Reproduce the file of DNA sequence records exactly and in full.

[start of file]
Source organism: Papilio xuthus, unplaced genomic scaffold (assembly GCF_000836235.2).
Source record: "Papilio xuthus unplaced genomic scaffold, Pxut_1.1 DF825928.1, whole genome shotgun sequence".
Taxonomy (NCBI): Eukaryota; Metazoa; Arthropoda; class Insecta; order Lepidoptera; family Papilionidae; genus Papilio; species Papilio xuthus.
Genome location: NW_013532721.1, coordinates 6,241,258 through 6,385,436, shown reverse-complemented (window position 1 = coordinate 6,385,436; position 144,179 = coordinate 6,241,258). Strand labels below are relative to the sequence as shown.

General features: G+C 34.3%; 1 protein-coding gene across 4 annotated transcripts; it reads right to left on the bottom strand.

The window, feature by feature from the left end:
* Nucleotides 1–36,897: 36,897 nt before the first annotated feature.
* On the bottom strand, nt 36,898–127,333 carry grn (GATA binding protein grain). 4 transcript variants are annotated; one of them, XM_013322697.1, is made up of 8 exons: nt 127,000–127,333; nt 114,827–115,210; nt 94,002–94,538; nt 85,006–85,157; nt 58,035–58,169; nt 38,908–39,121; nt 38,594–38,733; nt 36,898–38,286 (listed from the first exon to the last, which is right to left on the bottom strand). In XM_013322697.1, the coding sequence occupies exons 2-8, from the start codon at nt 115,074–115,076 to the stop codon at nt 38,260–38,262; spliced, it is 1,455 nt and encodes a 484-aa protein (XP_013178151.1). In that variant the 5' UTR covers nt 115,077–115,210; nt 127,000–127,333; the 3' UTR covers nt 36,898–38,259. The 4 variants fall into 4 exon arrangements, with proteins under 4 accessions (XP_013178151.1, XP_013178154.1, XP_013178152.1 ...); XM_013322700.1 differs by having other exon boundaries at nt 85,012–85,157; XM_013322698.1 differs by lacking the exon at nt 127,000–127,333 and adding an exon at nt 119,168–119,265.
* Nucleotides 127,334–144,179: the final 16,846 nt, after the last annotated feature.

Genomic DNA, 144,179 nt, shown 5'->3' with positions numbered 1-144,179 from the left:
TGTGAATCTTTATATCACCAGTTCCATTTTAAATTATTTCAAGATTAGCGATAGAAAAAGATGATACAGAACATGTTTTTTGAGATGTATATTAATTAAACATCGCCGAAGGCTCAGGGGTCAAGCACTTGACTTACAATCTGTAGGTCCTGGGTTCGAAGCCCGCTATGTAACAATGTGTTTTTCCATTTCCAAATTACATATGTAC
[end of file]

Source organism: Papilio xuthus, unplaced genomic scaffold (assembly GCF_000836235.2).
Source record: "Papilio xuthus unplaced genomic scaffold, Pxut_1.1 DF825928.1, whole genome shotgun sequence".
Taxonomy (NCBI): Eukaryota; Metazoa; Arthropoda; class Insecta; order Lepidoptera; family Papilionidae; genus Papilio; species Papilio xuthus.
Genome location: NW_013532721.1, coordinates 6,241,258 through 6,385,436, shown reverse-complemented (window position 1 = coordinate 6,385,436; position 144,179 = coordinate 6,241,258). Strand labels below are relative to the sequence as shown.

General features: G+C 34.3%; 1 protein-coding gene across 4 annotated transcripts; it reads right to left on the bottom strand.

The window, feature by feature from the left end:
* Nucleotides 1–36,897: 36,897 nt before the first annotated feature.
* On the bottom strand, nt 36,898–127,333 carry grn (GATA binding protein grain). 4 transcript variants are annotated; one of them, XM_013322697.1, is made up of 8 exons: nt 127,000–127,333; nt 114,827–115,210; nt 94,002–94,538; nt 85,006–85,157; nt 58,035–58,169; nt 38,908–39,121; nt 38,594–38,733; nt 36,898–38,286 (listed from the first exon to the last, which is right to left on the bottom strand). In XM_013322697.1, the coding sequence occupies exons 2-8, from the start codon at nt 115,074–115,076 to the stop codon at nt 38,260–38,262; spliced, it is 1,455 nt and encodes a 484-aa protein (XP_013178151.1). In that variant the 5' UTR covers nt 115,077–115,210; nt 127,000–127,333; the 3' UTR covers nt 36,898–38,259. The 4 variants fall into 4 exon arrangements, with proteins under 4 accessions (XP_013178151.1, XP_013178154.1, XP_013178152.1 ...); XM_013322700.1 differs by having other exon boundaries at nt 85,012–85,157; XM_013322698.1 differs by lacking the exon at nt 127,000–127,333 and adding an exon at nt 119,168–119,265.
* Nucleotides 127,334–144,179: the final 16,846 nt, after the last annotated feature.

Genomic DNA, 144,179 nt, shown 5'->3' with positions numbered 1-144,179 from the left:
TGTGAATCTTTATATCACCAGTTCCATTTTAAATTATTTCAAGATTAGCGATAGAAAAAGATGATACAGAACATGTTTTTTGAGATGTATATTAATTAAACATCGCCGAAGGCTCAGGGGTCAAGCACTTGACTTACAATCTGTAGGTCCTGGGTTCGAAGCCCGCTATGTAACAATGTGTTTTTCCATTTCCAAATTACATATGTAC